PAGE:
“Golf is the most rewarding thing in life”, said George Houghton in his late eighties.  Even at that advanced age he continued to believe that painting golf pictures, writing golfing books and cartooning were the most satisfying things on offer.

  Born in Perth, Scotland, in 1905 he started the game at an early age. At ten he was taken to the Craigie course where the great Joe Anderson reigned supreme. Champion of Scottish golf, Curling, Billiards, Shooting, opening bat for Perthshire, and goodness knows what else, Joe gave wee Georgie his introduction to the game of golf, and this, in one form or another, became his life.

  Joe’s daughter, Jessica,  was Lady Champion of Britain, France, Australia, and wherever the game was played. Years later George and Jessica did a golf introduction book together. Just as he did with Max Faulkner  and  others.

  By then Houghton was not only a mature dyed-in-the-wool golf addict, he had also plastered Fleet Street with cartoons and sporting comment.

  At the tender age of twenty-one the Addict set off to do a series of illustrated articles ‘Round the World on a £5 note’. That was for the Daily News but the series floundered leaving George happily marooned in the south of France writing an English language newspaper. But still he had itchy feet and travelled Europe extensively, even crossing Spain on a donkey. “Adventures of a Gadabout” was published with drawings of people he met en-route like Bernard Shaw, Winston Churchill, the French president, Somerset Maugham and others.

 These were George Houghton’s scallywag days. He did a course in the Sorbonne, painted at Ecole des Beaux Arts, exhibited in the Paris Salon and secured a job in the Paris office of the Daily Mail. This lasted until the start of the Hitler menace. Houghton missed his golf, but he wrote about Walter Hagen’s French visit, and played games with British jockeys on the courses at Chantilly and Auteuil.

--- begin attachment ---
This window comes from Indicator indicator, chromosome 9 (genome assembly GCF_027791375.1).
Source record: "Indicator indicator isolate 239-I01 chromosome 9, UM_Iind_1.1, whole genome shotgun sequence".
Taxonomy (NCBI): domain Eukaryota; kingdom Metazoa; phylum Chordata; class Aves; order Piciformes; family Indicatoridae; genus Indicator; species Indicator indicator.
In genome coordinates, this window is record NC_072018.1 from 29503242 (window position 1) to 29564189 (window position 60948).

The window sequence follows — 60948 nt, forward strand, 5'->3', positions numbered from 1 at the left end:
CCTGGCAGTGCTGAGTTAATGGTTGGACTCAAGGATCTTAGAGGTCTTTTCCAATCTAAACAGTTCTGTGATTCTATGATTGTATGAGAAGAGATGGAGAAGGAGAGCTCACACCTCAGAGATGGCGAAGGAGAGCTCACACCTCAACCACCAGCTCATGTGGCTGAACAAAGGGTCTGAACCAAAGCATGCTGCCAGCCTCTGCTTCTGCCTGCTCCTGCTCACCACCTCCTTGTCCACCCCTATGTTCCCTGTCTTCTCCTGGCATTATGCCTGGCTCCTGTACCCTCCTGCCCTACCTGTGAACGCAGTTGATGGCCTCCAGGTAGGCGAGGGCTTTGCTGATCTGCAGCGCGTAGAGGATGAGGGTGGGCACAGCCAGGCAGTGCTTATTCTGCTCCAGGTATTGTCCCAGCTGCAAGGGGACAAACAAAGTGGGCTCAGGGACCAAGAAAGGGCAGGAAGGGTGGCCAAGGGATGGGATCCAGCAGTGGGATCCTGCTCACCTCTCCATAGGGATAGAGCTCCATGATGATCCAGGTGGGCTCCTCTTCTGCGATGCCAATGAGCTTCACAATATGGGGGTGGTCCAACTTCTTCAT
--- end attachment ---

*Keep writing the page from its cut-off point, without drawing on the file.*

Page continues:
George Houghton’s younger life was always a hotchpotch but it bred a sense of humour that found an outlet in golf cartoons and fun writing.



  War came and he joined the Royal Air Force. Being bi-lingual the intention was a posting to the French Resistance as an Intelligence Officer, but France fell and George went to the Middle-East as a press officer. His Western Desert diaries and sketchbooks were published in Cairo, 1942. “They Flew through Sand” sold phenomenally well. George said because a million service personnel had nothing else to read! Nearly fifty years later (in 1991) the book was re-issued in London by Sean Arnold. By which time George was known as the doyen of golf addicts.

 When his C.O. Tedder left Africa to be Eisenhower’s Deputy for the Battle for Europe. Houghton joined the Allied Expeditionary Air Force and was promoted to Group Captain. He was decorated with an O.B.E. His personal assistant, Kay,  became his wife, that meant his caddie-cum-the other attachments of a golf addict, plus producer of books and cartoons.

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Sean Arnold is sole copyright owner of all George Houghton’s lifetime work. Copyright laws apply.
George (left) during a celebrity
pro-am match. 1969.
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